AHRQ-Funded Research in Health Information Technology Impacts Care in Developing Countries

Health IT
March 2013

Partners in Health (PIH), a global health nonprofit organization that brings care to individuals in some of the poorest countries in the world, helped develop an open source electronic medical record (EMR) system known as OpenMRS, which was influenced by AHRQ-funded research on electronic order writing and computer reminders. OpenMRS is now impacting health care delivery in developing countries, as well as in the United States, Canada, and Europe.

PIH and the Regenstrief Institute in Indianapolis conceived of OpenMRS in 2005 as a flexible, open source EMR that would be capable of meeting the demand for high-quality health information in developing countries such as Rwanda and Kenya, where the two organizations were then working. The work was inspired by AHRQ-funded research by William Tierney, MD, and his colleagues at the Regenstrief Institute, which identified factors that are important to the design and successful implementation of EMR systems. PIH and Regenstrief used this research as a central contribution toward the development of OpenMRS. OpenMRS has since grown into a multi-institution, nonprofit software collaborative backed by a global software development community.

According to Evan Waters, Director of Medical Informatics at PIH, the organization has a long history of using OpenMRS in developing countries. In Rwanda, PIH has worked in three rural districts since 2005, operating in three hospitals and 37 health centers that care for 800,000 citizens. This system provides decision support for clinicians managing HIV care, based on the work of Tierney and others. PIH is working with the Rwandan government to support an ongoing rollout of OpenMRS, reaching over 200 health clinics in the country and registering more than 80,000 patients as of March 2013. The government EMR system supports HIV treatment, and PIH is also working to support primary care and management of chronic diseases, such as heart failure.

In Malawi, PIH partnered with Baobab Healthcare, a local nonprofit organization, to develop a point-of-care primary care EMR using the OpenMRS data model. The system runs on touch screens, and once a patient is registered, a simple bar code prints out that allows for efficient patient tracking and testing during visits. PIH's OpenMRS platform is also helping manage HIV patient care in 12 facilities in the country, and is performing similar functions in seven clinics in Lesotho.

In Lima, Peru, OpenMRS research data management tools are being used to track the spread of multidrug-resistant tuberculosis (MDR-TB). The tools were implemented in 2009 as part of a large National Institutes of Health study of MDR-TB transmission in Peru.

Waters adds that Haiti is PIH's longest operational site, with 12 existing hospitals. However, it was the last of the four main sites where PIH operates to begin using OpenMRS, as PIH had deployed an earlier EMR there to manage HIV patient care, prior to the creation of OpenMRS. In 2009, PIH started to implement OpenMRS in Haiti, beginning with the implementation of the MDR-TB system and extending to a pilot of a point-of-care primary care EMR at Lascahobas Hospital.

The organization is working to open a new 312-bed teaching hospital in the town of Mirebalais, Haiti, which will serve a primary catchment area of 185,000 people and a tertiary catchment area of over 3,000,000. PIH expects to scale up its current OpenMRS models for the hospital once it is fully operational.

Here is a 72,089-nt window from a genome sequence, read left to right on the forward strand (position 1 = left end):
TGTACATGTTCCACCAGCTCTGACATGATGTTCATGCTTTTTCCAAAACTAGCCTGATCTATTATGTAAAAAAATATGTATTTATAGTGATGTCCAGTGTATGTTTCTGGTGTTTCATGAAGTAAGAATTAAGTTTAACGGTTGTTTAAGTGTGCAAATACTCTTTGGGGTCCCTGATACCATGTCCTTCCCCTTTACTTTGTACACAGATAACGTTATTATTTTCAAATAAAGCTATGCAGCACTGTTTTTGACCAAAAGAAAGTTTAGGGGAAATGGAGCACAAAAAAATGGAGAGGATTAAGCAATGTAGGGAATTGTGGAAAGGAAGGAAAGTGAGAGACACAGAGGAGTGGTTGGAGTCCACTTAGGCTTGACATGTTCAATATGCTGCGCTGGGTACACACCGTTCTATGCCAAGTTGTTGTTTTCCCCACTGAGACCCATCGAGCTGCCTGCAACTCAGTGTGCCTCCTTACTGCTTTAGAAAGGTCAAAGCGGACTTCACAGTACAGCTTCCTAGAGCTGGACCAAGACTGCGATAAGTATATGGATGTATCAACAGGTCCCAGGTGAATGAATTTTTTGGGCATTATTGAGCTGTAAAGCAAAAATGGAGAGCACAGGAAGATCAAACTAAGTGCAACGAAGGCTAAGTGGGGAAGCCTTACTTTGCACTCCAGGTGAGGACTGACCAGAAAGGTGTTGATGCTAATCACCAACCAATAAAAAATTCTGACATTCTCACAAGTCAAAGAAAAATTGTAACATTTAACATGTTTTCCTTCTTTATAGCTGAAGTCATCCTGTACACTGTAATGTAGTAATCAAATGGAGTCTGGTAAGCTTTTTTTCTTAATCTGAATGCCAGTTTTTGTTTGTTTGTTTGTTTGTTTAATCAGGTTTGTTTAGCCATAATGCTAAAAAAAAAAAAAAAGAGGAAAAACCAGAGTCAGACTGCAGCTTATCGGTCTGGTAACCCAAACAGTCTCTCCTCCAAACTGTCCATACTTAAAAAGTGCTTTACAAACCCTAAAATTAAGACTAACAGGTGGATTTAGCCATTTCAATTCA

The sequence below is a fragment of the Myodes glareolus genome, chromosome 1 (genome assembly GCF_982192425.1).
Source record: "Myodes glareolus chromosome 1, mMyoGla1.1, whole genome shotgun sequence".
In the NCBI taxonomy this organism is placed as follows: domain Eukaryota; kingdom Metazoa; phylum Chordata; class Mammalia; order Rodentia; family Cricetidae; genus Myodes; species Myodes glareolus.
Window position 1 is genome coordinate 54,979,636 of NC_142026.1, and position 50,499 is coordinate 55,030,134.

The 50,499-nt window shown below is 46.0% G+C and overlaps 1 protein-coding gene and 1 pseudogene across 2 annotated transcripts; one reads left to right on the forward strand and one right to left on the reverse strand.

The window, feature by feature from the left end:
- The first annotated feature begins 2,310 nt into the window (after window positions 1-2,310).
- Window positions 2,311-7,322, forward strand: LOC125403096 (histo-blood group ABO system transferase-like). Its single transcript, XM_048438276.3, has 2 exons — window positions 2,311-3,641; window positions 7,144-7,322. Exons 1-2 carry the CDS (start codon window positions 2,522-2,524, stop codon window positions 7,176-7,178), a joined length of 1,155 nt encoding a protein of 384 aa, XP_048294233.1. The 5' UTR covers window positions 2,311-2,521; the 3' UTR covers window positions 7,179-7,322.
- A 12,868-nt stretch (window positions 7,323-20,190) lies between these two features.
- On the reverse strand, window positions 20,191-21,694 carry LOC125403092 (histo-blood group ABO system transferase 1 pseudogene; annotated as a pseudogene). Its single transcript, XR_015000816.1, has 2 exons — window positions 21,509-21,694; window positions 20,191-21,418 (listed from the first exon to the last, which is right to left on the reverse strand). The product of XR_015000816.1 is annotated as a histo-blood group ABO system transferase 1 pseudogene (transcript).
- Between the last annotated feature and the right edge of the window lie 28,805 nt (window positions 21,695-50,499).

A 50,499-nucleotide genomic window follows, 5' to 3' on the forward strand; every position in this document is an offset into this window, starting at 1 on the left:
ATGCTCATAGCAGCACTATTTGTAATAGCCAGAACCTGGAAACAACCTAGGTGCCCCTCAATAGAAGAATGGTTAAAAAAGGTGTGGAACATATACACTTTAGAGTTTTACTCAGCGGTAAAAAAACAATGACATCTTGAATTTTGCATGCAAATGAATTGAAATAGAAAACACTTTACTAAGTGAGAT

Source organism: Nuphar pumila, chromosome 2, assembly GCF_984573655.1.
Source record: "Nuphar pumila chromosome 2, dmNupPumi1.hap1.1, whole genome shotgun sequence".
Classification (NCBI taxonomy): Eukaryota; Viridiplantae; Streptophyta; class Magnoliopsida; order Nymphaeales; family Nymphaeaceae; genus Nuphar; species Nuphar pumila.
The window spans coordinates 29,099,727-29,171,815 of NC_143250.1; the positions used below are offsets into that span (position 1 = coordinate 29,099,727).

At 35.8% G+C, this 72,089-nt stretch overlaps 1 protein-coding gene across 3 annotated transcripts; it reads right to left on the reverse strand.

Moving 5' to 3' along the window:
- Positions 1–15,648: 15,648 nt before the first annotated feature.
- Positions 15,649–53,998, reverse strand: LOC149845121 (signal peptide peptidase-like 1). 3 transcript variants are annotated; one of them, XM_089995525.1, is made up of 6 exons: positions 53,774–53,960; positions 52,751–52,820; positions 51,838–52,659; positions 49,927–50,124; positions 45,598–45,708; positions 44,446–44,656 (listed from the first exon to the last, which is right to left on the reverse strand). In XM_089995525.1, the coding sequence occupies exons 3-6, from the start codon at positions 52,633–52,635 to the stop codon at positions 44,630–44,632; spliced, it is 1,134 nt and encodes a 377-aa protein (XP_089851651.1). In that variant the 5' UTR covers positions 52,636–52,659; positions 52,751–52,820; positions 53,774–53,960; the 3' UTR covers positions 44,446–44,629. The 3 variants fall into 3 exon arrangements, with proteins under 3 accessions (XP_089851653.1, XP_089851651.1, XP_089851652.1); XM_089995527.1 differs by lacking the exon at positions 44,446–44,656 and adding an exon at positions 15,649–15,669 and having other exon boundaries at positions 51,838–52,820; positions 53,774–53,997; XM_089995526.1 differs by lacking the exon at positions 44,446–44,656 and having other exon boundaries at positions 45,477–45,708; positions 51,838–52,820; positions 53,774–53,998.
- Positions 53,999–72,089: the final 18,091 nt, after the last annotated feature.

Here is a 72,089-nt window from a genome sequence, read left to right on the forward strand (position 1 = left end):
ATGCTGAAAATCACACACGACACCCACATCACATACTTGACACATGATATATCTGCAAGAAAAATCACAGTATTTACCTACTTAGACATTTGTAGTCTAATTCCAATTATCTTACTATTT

PIH is also building a point-of-care system that will be integrated into workflows at the hospital. Waters says the new system will be an important evolution of PIH's prior work with OpenMRS, and should eventually be scaled to PIH's 12 sites in Haiti and the other countries where PIH operates. It will allow staff at the hospital to register every patient and capture cross-sectional information on important data points such as diagnoses and disposition. As the system matures, it will be expanded to support other program areas, such as women's health and surgery. This will provide a unique opportunity for real-time decision support, ranging from alerts for abnormal laboratory results and potentially risky drug orders to triaging emergency room patients based on vital signs and pain scores.

"The goal with the OpenMRS-based system at Mirebalais Hospital is to register every person who walks through the door, thereby improving data quality and making it efficient," says Waters.

For more information about Partners in Health or OpenMRS, visit www.pih.org or www.openmrs.org.

To read other impact case studies related to William Tierney's research on electronic order writing and computer reminders, visit http://www.ahrq.gov/research/findings/case-studies/health-it/hit2004.htm or http://www.ahrq.gov/research/findings/case-studies/health-it/hit2008b.htm.

Impact Case Study Identifier: 
AHRQ Product(s): Research
Geographic Location: International
Implementer: Partners in Health
Date: 03/01/2013

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Amoroso C, Akimana B, Wise B, Fraser HS. Using electronic medical records for HIV care in rural Rwanda. Stud Health Technol Inform 2010;160(Pt 1):337-41.

Hannan TJ, Rotich JK, Odero WW, Menya D, Esamai F, Einterz RM, Sidle JE, Sidle J, Tierney WM. The Mosoriot medical record system: design and initial implementation of an outpatient electronic record system in rural Kenya. Int J Med Inform 2000;60(1):21-8.

Page last reviewed March 2013